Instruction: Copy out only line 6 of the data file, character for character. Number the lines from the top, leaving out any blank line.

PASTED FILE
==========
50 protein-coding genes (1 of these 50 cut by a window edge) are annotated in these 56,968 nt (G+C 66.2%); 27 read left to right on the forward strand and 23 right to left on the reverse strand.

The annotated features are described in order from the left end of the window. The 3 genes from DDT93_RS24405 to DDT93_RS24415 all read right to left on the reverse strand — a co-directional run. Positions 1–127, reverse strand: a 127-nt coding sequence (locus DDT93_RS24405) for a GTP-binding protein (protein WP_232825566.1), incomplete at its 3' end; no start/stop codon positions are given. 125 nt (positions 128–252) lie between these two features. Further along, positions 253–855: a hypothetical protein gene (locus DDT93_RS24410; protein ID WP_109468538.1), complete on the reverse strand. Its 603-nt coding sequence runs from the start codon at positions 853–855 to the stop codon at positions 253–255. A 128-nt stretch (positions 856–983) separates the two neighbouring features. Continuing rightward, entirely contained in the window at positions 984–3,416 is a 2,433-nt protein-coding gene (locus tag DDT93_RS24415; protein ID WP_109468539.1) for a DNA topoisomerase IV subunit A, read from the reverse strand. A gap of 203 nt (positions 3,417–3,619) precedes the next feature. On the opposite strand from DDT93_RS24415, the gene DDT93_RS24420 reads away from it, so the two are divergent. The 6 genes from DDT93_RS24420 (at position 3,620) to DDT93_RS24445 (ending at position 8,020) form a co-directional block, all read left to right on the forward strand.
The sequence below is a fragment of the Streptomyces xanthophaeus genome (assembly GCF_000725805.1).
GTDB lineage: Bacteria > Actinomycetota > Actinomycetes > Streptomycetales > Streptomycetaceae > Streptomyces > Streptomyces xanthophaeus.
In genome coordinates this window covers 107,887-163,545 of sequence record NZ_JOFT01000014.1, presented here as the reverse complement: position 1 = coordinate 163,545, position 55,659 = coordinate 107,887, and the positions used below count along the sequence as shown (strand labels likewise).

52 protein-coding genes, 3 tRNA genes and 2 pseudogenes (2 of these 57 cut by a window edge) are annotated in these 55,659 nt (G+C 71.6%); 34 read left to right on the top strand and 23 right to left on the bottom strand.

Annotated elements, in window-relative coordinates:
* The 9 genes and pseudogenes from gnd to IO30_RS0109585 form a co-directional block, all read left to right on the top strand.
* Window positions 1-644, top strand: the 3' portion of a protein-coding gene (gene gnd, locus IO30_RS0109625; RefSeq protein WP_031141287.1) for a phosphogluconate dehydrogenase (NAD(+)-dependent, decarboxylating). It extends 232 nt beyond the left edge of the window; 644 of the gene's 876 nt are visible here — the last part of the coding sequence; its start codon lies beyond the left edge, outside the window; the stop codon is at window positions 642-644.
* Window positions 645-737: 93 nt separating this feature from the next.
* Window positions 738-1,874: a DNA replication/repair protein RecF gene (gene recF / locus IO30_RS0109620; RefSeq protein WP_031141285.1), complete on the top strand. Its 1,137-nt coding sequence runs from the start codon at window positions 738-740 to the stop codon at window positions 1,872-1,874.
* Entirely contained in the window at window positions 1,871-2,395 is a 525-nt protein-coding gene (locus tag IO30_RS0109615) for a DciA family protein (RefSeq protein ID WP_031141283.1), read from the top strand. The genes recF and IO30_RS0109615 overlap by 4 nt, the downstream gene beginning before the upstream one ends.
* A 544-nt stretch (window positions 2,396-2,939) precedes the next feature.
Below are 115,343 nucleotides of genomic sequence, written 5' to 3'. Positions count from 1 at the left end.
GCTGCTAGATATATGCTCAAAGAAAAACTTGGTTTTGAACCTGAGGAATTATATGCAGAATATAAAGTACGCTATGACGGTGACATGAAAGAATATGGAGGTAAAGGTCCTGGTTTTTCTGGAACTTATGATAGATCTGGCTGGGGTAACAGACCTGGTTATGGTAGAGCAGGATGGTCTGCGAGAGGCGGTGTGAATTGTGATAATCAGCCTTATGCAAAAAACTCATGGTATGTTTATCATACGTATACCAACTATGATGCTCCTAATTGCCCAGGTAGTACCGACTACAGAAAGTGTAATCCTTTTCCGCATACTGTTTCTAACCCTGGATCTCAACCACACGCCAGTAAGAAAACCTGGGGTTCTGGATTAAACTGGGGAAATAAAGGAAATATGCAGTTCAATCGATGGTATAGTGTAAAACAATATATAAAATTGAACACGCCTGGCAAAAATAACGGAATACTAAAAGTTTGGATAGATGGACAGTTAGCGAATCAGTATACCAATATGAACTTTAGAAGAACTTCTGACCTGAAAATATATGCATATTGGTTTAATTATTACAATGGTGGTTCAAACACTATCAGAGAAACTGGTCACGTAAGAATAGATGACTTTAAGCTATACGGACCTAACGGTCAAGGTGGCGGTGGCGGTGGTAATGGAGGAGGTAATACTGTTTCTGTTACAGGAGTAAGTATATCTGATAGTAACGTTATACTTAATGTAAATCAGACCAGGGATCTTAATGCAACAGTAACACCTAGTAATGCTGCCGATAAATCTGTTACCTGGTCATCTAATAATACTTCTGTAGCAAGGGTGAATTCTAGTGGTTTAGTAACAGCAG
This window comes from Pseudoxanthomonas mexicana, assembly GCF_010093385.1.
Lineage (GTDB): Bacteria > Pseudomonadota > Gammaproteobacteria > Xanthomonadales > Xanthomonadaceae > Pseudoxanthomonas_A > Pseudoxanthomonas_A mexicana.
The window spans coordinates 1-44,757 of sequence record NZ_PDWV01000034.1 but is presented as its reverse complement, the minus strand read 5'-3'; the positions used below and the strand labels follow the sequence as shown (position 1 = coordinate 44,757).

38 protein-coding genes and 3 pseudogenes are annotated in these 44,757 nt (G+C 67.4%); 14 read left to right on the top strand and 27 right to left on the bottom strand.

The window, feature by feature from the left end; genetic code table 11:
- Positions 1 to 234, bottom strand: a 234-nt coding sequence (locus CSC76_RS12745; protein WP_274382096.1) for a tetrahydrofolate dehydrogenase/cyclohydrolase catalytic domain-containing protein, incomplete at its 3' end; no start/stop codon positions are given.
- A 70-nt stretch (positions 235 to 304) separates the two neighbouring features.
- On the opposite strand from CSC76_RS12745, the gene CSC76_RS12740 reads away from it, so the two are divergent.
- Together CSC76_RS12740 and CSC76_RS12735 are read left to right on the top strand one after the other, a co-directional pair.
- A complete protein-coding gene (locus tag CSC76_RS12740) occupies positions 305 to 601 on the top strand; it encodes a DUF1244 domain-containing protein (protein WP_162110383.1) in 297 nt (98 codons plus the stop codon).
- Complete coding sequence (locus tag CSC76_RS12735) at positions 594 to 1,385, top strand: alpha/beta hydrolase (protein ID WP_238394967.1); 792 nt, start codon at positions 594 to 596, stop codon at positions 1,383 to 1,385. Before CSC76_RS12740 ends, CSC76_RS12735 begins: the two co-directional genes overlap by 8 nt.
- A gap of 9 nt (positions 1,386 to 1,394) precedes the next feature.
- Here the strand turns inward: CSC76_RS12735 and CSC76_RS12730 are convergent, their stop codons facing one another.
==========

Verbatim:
52 protein-coding genes, 3 tRNA genes and 2 pseudogenes (2 of these 57 cut by a window edge) are annotated in these 55,659 nt (G+C 71.6%); 34 read left to right on the top strand and 23 right to left on the bottom strand.